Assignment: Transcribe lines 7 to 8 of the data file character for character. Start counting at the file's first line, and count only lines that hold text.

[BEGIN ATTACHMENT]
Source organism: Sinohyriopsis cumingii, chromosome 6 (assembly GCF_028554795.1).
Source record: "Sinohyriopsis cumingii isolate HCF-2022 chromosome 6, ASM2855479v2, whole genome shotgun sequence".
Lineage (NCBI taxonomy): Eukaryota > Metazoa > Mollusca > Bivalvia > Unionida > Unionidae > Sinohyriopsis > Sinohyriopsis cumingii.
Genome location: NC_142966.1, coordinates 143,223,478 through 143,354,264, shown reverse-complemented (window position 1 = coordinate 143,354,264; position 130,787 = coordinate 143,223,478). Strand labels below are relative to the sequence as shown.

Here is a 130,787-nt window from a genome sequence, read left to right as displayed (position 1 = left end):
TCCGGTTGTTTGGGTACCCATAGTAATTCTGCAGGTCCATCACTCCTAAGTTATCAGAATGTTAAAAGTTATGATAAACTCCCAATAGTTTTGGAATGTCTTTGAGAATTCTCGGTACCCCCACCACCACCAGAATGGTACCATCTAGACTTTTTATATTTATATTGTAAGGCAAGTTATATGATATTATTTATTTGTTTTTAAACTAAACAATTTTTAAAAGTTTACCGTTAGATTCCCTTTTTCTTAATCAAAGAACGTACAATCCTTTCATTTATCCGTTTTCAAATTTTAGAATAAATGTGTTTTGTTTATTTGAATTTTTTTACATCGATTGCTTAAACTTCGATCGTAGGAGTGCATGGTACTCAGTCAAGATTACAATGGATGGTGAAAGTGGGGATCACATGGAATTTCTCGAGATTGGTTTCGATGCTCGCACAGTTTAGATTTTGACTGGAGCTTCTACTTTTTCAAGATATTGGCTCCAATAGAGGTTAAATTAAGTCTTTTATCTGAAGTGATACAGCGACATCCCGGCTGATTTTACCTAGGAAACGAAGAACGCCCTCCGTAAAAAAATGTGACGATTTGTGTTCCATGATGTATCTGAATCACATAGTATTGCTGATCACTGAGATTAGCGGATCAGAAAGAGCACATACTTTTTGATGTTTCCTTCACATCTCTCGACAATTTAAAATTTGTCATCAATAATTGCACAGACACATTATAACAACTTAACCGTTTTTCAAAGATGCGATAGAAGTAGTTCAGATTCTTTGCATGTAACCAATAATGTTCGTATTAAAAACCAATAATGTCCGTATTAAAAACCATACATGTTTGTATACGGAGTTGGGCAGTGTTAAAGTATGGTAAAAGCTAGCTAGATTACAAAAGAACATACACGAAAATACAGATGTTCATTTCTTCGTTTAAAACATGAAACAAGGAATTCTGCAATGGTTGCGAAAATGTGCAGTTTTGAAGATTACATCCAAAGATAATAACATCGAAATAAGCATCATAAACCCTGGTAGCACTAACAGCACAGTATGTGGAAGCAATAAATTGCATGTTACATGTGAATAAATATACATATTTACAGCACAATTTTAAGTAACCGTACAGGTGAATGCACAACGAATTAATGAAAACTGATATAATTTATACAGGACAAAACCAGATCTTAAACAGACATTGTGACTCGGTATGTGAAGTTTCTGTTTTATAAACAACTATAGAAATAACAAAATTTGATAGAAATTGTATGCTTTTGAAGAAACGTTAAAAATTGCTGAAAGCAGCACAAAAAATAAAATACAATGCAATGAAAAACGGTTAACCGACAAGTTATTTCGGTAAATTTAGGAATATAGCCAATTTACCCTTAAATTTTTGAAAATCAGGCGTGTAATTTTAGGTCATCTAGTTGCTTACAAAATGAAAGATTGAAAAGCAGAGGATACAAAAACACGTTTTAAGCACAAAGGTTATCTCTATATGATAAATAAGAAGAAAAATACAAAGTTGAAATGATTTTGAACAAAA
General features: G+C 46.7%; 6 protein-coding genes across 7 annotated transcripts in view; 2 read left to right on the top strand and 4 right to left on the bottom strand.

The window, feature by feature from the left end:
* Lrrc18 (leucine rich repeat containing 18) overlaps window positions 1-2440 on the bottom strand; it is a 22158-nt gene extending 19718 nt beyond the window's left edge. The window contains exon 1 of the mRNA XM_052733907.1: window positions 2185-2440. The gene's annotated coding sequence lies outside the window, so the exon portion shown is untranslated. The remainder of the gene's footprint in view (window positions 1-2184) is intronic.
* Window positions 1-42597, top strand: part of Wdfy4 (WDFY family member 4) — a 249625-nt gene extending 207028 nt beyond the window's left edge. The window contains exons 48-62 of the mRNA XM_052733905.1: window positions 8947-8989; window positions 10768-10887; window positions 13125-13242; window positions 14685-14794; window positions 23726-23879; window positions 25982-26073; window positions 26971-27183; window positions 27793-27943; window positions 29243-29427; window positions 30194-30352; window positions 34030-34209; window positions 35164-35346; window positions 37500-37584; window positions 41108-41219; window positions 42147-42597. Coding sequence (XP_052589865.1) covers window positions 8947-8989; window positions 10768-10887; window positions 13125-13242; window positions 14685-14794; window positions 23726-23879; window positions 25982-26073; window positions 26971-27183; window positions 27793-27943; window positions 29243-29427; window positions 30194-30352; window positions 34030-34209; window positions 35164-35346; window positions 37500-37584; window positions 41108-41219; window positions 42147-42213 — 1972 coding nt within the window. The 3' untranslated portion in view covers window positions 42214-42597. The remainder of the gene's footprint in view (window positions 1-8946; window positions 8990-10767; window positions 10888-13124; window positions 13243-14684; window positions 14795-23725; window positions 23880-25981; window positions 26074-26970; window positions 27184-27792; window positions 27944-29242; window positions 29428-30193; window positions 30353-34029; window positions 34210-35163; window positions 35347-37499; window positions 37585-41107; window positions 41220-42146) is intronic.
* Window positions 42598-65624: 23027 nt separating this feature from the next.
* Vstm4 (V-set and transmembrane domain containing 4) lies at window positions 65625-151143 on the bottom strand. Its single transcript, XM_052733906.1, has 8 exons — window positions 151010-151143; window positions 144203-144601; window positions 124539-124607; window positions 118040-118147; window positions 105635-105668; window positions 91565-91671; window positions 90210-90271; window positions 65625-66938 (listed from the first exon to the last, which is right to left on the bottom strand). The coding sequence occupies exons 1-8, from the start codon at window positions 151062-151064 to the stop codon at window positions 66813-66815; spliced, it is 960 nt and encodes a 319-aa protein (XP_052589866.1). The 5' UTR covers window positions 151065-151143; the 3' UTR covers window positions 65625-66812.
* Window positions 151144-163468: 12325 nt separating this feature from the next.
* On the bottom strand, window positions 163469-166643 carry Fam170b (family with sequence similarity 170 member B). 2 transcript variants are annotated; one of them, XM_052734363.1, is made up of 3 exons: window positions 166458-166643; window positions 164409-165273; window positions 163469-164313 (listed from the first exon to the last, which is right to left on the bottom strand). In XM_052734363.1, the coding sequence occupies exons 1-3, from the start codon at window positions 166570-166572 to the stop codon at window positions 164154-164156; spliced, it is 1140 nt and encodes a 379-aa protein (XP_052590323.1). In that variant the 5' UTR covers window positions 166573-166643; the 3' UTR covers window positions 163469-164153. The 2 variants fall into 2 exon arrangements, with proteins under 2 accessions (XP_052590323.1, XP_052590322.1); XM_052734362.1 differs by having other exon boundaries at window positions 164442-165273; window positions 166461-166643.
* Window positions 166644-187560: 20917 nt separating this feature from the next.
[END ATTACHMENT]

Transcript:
General features: G+C 46.7%; 6 protein-coding genes across 7 annotated transcripts in view; 2 read left to right on the top strand and 4 right to left on the bottom strand.

The window, feature by feature from the left end: